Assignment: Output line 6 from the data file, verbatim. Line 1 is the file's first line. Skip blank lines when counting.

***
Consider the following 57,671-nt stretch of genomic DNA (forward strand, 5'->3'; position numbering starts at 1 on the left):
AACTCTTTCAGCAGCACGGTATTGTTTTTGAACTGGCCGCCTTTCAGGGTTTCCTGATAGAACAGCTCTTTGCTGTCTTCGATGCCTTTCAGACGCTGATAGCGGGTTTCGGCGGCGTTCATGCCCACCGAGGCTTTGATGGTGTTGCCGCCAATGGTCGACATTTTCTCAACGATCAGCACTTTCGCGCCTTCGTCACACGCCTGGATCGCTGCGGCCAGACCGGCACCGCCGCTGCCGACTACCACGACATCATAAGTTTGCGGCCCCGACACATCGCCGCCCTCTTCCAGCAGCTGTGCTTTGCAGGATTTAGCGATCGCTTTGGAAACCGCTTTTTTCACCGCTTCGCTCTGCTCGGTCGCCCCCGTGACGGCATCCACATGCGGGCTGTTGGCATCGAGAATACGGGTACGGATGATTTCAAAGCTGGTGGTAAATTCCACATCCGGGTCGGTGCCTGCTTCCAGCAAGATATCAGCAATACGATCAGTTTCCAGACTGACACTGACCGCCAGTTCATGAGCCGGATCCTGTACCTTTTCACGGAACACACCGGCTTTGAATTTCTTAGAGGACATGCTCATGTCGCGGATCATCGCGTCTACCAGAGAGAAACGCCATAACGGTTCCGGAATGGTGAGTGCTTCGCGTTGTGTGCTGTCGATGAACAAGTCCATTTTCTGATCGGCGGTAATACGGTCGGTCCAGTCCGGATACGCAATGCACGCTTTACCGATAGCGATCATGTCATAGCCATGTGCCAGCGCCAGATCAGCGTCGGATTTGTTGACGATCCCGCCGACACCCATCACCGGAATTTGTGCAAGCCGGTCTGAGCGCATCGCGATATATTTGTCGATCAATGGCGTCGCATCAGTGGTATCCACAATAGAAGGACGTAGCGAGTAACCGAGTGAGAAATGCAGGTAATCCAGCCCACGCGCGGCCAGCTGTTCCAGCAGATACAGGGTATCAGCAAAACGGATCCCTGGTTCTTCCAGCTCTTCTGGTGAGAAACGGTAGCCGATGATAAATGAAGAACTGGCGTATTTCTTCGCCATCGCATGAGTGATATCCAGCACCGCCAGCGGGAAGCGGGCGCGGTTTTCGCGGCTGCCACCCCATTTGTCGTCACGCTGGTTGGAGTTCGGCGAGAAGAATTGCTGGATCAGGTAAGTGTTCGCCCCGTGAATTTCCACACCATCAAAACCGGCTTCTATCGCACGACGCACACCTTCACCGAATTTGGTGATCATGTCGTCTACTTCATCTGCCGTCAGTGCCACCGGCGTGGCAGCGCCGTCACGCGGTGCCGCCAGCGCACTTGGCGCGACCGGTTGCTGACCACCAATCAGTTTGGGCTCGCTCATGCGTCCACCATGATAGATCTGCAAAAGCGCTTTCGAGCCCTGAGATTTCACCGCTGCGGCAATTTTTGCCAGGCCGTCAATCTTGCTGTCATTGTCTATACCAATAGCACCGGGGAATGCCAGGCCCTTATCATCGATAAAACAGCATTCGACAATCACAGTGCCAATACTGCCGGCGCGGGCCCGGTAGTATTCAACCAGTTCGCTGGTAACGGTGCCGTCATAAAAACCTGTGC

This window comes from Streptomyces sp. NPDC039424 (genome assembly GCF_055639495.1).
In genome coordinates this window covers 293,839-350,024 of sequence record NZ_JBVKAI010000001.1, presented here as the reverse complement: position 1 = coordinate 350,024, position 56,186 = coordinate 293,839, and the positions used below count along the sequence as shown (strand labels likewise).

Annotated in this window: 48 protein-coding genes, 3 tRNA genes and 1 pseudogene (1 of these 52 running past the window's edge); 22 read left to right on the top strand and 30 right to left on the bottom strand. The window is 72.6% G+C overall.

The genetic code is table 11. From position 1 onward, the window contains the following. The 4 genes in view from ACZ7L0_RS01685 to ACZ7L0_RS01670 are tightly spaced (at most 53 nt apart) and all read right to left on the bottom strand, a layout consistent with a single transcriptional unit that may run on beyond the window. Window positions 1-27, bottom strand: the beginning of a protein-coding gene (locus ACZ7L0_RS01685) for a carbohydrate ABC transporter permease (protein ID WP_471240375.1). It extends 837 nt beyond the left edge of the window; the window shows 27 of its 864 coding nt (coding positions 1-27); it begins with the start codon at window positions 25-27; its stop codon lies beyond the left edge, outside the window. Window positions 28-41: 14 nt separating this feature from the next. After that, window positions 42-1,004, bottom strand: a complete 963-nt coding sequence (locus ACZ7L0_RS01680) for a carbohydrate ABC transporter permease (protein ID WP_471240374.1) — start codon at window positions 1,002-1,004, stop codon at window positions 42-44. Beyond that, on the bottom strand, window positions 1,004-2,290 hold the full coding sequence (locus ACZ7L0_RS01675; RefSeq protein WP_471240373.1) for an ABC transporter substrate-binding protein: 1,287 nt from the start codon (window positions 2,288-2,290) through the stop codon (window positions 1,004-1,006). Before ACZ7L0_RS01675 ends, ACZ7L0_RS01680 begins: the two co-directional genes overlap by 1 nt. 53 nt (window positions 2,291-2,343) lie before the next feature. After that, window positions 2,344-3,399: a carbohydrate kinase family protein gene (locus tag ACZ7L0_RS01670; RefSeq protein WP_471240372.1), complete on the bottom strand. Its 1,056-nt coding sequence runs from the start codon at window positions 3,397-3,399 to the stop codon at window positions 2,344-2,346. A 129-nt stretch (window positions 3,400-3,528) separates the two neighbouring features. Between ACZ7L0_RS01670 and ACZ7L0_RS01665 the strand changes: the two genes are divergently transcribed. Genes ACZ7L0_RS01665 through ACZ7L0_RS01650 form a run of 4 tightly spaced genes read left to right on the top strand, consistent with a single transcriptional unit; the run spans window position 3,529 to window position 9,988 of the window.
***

The genetic code is table 11. From position 1 onward, the window contains the following. The 4 genes in view from ACZ7L0_RS01685 to ACZ7L0_RS01670 are tightly spaced (at most 53 nt apart) and all read right to left on the bottom strand, a layout consistent with a single transcriptional unit that may run on beyond the window. Window positions 1-27, bottom strand: the beginning of a protein-coding gene (locus ACZ7L0_RS01685) for a carbohydrate ABC transporter permease (protein ID WP_471240375.1). It extends 837 nt beyond the left edge of the window; the window shows 27 of its 864 coding nt (coding positions 1-27); it begins with the start codon at window positions 25-27; its stop codon lies beyond the left edge, outside the window. Window positions 28-41: 14 nt separating this feature from the next. After that, window positions 42-1,004, bottom strand: a complete 963-nt coding sequence (locus ACZ7L0_RS01680) for a carbohydrate ABC transporter permease (protein ID WP_471240374.1) — start codon at window positions 1,002-1,004, stop codon at window positions 42-44. Beyond that, on the bottom strand, window positions 1,004-2,290 hold the full coding sequence (locus ACZ7L0_RS01675; RefSeq protein WP_471240373.1) for an ABC transporter substrate-binding protein: 1,287 nt from the start codon (window positions 2,288-2,290) through the stop codon (window positions 1,004-1,006). Before ACZ7L0_RS01675 ends, ACZ7L0_RS01680 begins: the two co-directional genes overlap by 1 nt. 53 nt (window positions 2,291-2,343) lie before the next feature. After that, window positions 2,344-3,399: a carbohydrate kinase family protein gene (locus tag ACZ7L0_RS01670; RefSeq protein WP_471240372.1), complete on the bottom strand. Its 1,056-nt coding sequence runs from the start codon at window positions 3,397-3,399 to the stop codon at window positions 2,344-2,346. A 129-nt stretch (window positions 3,400-3,528) separates the two neighbouring features. Between ACZ7L0_RS01670 and ACZ7L0_RS01665 the strand changes: the two genes are divergently transcribed. Genes ACZ7L0_RS01665 through ACZ7L0_RS01650 form a run of 4 tightly spaced genes read left to right on the top strand, consistent with a single transcriptional unit; the run spans window position 3,529 to window position 9,988 of the window.